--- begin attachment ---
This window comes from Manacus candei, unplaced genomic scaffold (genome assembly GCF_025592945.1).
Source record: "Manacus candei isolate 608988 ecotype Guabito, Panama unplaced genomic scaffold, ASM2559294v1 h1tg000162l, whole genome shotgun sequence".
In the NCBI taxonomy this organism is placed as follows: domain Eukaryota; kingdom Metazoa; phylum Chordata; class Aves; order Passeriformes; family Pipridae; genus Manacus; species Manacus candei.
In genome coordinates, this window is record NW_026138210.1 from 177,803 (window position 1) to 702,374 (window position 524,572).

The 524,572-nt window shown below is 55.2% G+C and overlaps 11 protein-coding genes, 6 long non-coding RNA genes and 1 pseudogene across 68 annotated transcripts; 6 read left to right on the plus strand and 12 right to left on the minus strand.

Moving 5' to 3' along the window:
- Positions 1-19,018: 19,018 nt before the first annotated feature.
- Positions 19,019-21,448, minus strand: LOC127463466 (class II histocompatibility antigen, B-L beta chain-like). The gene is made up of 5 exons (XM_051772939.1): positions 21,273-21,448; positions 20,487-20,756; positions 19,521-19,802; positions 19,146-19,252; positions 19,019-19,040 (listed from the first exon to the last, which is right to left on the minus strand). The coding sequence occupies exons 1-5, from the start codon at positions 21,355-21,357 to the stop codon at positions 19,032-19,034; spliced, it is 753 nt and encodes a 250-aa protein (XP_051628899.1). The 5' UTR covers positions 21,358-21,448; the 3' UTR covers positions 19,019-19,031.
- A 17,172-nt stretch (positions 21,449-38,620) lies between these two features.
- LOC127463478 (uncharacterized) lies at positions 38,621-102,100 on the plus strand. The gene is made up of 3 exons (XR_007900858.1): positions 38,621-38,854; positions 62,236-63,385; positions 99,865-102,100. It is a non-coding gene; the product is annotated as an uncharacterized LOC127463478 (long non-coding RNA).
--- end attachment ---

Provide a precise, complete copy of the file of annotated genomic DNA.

This window comes from Manacus candei, unplaced genomic scaffold (genome assembly GCF_025592945.1).
Source record: "Manacus candei isolate 608988 ecotype Guabito, Panama unplaced genomic scaffold, ASM2559294v1 h1tg000162l, whole genome shotgun sequence".
In the NCBI taxonomy this organism is placed as follows: domain Eukaryota; kingdom Metazoa; phylum Chordata; class Aves; order Passeriformes; family Pipridae; genus Manacus; species Manacus candei.
In genome coordinates, this window is record NW_026138210.1 from 177,803 (window position 1) to 702,374 (window position 524,572).

The 524,572-nt window shown below is 55.2% G+C and overlaps 11 protein-coding genes, 6 long non-coding RNA genes and 1 pseudogene across 68 annotated transcripts; 6 read left to right on the plus strand and 12 right to left on the minus strand.

Moving 5' to 3' along the window:
- Positions 1-19,018: 19,018 nt before the first annotated feature.
- Positions 19,019-21,448, minus strand: LOC127463466 (class II histocompatibility antigen, B-L beta chain-like). The gene is made up of 5 exons (XM_051772939.1): positions 21,273-21,448; positions 20,487-20,756; positions 19,521-19,802; positions 19,146-19,252; positions 19,019-19,040 (listed from the first exon to the last, which is right to left on the minus strand). The coding sequence occupies exons 1-5, from the start codon at positions 21,355-21,357 to the stop codon at positions 19,032-19,034; spliced, it is 753 nt and encodes a 250-aa protein (XP_051628899.1). The 5' UTR covers positions 21,358-21,448; the 3' UTR covers positions 19,019-19,031.
- A 17,172-nt stretch (positions 21,449-38,620) lies between these two features.
- LOC127463478 (uncharacterized) lies at positions 38,621-102,100 on the plus strand. The gene is made up of 3 exons (XR_007900858.1): positions 38,621-38,854; positions 62,236-63,385; positions 99,865-102,100. It is a non-coding gene; the product is annotated as an uncharacterized LOC127463478 (long non-coding RNA).